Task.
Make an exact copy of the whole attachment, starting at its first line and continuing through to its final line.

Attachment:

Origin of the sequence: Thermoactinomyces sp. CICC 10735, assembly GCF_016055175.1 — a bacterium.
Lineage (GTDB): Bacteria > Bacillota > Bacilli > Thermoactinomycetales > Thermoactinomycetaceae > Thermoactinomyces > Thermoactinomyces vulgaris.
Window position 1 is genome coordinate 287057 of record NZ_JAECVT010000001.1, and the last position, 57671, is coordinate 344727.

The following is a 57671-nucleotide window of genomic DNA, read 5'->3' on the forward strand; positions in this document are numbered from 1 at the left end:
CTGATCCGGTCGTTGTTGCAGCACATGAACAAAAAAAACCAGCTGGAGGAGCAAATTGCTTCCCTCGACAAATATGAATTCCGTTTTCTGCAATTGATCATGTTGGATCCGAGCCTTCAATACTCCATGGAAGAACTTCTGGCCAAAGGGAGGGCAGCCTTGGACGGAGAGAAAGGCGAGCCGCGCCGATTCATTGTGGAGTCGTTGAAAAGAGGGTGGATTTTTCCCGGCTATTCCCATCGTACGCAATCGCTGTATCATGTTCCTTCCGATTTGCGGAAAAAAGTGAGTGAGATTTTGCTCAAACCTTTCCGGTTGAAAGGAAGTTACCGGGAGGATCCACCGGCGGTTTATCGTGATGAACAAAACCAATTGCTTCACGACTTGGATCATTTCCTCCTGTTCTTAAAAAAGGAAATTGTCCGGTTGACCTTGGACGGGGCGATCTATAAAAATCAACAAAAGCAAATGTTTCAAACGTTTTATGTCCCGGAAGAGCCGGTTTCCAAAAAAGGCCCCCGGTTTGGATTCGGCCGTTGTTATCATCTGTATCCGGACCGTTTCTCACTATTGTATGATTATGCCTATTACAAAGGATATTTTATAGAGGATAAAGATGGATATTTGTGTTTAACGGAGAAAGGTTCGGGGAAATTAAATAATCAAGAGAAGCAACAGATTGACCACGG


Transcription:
Origin of the sequence: Thermoactinomyces sp. CICC 10735, assembly GCF_016055175.1 — a bacterium.
Lineage (GTDB): Bacteria > Bacillota > Bacilli > Thermoactinomycetales > Thermoactinomycetaceae > Thermoactinomyces > Thermoactinomyces vulgaris.
Window position 1 is genome coordinate 287057 of record NZ_JAECVT010000001.1, and the last position, 57671, is coordinate 344727.

The following is a 57671-nucleotide window of genomic DNA, read 5'->3' on the forward strand; positions in this document are numbered from 1 at the left end:
CTGATCCGGTCGTTGTTGCAGCACATGAACAAAAAAAACCAGCTGGAGGAGCAAATTGCTTCCCTCGACAAATATGAATTCCGTTTTCTGCAATTGATCATGTTGGATCCGAGCCTTCAATACTCCATGGAAGAACTTCTGGCCAAAGGGAGGGCAGCCTTGGACGGAGAGAAAGGCGAGCCGCGCCGATTCATTGTGGAGTCGTTGAAAAGAGGGTGGATTTTTCCCGGCTATTCCCATCGTACGCAATCGCTGTATCATGTTCCTTCCGATTTGCGGAAAAAAGTGAGTGAGATTTTGCTCAAACCTTTCCGGTTGAAAGGAAGTTACCGGGAGGATCCACCGGCGGTTTATCGTGATGAACAAAACCAATTGCTTCACGACTTGGATCATTTCCTCCTGTTCTTAAAAAAGGAAATTGTCCGGTTGACCTTGGACGGGGCGATCTATAAAAATCAACAAAAGCAAATGTTTCAAACGTTTTATGTCCCGGAAGAGCCGGTTTCCAAAAAAGGCCCCCGGTTTGGATTCGGCCGTTGTTATCATCTGTATCCGGACCGTTTCTCACTATTGTATGATTATGCCTATTACAAAGGATATTTTATAGAGGATAAAGATGGATATTTGTGTTTAACGGAGAAAGGTTCGGGGAAATTAAATAATCAAGAGAAGCAACAGATTGACCACGG